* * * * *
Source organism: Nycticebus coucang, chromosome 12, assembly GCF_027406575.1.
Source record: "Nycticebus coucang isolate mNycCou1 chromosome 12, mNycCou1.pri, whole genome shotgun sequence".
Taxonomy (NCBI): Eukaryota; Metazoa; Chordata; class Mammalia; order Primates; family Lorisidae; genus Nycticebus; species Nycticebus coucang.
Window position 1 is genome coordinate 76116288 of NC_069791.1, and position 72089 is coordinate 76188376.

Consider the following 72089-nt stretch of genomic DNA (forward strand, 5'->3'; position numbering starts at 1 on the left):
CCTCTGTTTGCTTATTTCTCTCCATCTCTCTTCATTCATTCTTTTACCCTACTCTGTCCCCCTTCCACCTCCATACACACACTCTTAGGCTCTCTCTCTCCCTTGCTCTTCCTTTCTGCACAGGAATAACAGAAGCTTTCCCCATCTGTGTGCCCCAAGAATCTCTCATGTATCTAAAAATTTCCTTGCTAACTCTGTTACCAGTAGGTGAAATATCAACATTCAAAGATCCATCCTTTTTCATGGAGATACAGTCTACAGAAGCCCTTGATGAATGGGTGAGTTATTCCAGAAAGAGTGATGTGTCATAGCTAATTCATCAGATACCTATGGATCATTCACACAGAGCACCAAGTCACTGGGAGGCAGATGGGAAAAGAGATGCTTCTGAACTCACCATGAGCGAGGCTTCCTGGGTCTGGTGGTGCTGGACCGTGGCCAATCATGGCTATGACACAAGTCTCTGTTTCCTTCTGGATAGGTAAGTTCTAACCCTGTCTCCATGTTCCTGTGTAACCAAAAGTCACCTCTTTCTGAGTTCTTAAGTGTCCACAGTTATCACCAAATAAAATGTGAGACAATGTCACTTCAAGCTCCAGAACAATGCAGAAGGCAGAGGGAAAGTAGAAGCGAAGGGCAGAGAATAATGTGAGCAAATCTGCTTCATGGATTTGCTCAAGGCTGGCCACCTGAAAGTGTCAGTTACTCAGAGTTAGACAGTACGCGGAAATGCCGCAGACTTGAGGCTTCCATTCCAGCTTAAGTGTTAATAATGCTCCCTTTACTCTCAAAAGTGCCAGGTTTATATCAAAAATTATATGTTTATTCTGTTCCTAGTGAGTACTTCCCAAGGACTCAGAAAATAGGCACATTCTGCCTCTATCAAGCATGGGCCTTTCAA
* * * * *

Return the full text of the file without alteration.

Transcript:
Source organism: Nycticebus coucang, chromosome 12, assembly GCF_027406575.1.
Source record: "Nycticebus coucang isolate mNycCou1 chromosome 12, mNycCou1.pri, whole genome shotgun sequence".
Taxonomy (NCBI): Eukaryota; Metazoa; Chordata; class Mammalia; order Primates; family Lorisidae; genus Nycticebus; species Nycticebus coucang.
Window position 1 is genome coordinate 76116288 of NC_069791.1, and position 72089 is coordinate 76188376.

Consider the following 72089-nt stretch of genomic DNA (forward strand, 5'->3'; position numbering starts at 1 on the left):
CCTCTGTTTGCTTATTTCTCTCCATCTCTCTTCATTCATTCTTTTACCCTACTCTGTCCCCCTTCCACCTCCATACACACACTCTTAGGCTCTCTCTCTCCCTTGCTCTTCCTTTCTGCACAGGAATAACAGAAGCTTTCCCCATCTGTGTGCCCCAAGAATCTCTCATGTATCTAAAAATTTCCTTGCTAACTCTGTTACCAGTAGGTGAAATATCAACATTCAAAGATCCATCCTTTTTCATGGAGATACAGTCTACAGAAGCCCTTGATGAATGGGTGAGTTATTCCAGAAAGAGTGATGTGTCATAGCTAATTCATCAGATACCTATGGATCATTCACACAGAGCACCAAGTCACTGGGAGGCAGATGGGAAAAGAGATGCTTCTGAACTCACCATGAGCGAGGCTTCCTGGGTCTGGTGGTGCTGGACCGTGGCCAATCATGGCTATGACACAAGTCTCTGTTTCCTTCTGGATAGGTAAGTTCTAACCCTGTCTCCATGTTCCTGTGTAACCAAAAGTCACCTCTTTCTGAGTTCTTAAGTGTCCACAGTTATCACCAAATAAAATGTGAGACAATGTCACTTCAAGCTCCAGAACAATGCAGAAGGCAGAGGGAAAGTAGAAGCGAAGGGCAGAGAATAATGTGAGCAAATCTGCTTCATGGATTTGCTCAAGGCTGGCCACCTGAAAGTGTCAGTTACTCAGAGTTAGACAGTACGCGGAAATGCCGCAGACTTGAGGCTTCCATTCCAGCTTAAGTGTTAATAATGCTCCCTTTACTCTCAAAAGTGCCAGGTTTATATCAAAAATTATATGTTTATTCTGTTCCTAGTGAGTACTTCCCAAGGACTCAGAAAATAGGCACATTCTGCCTCTATCAAGCATGGGCCTTTCAA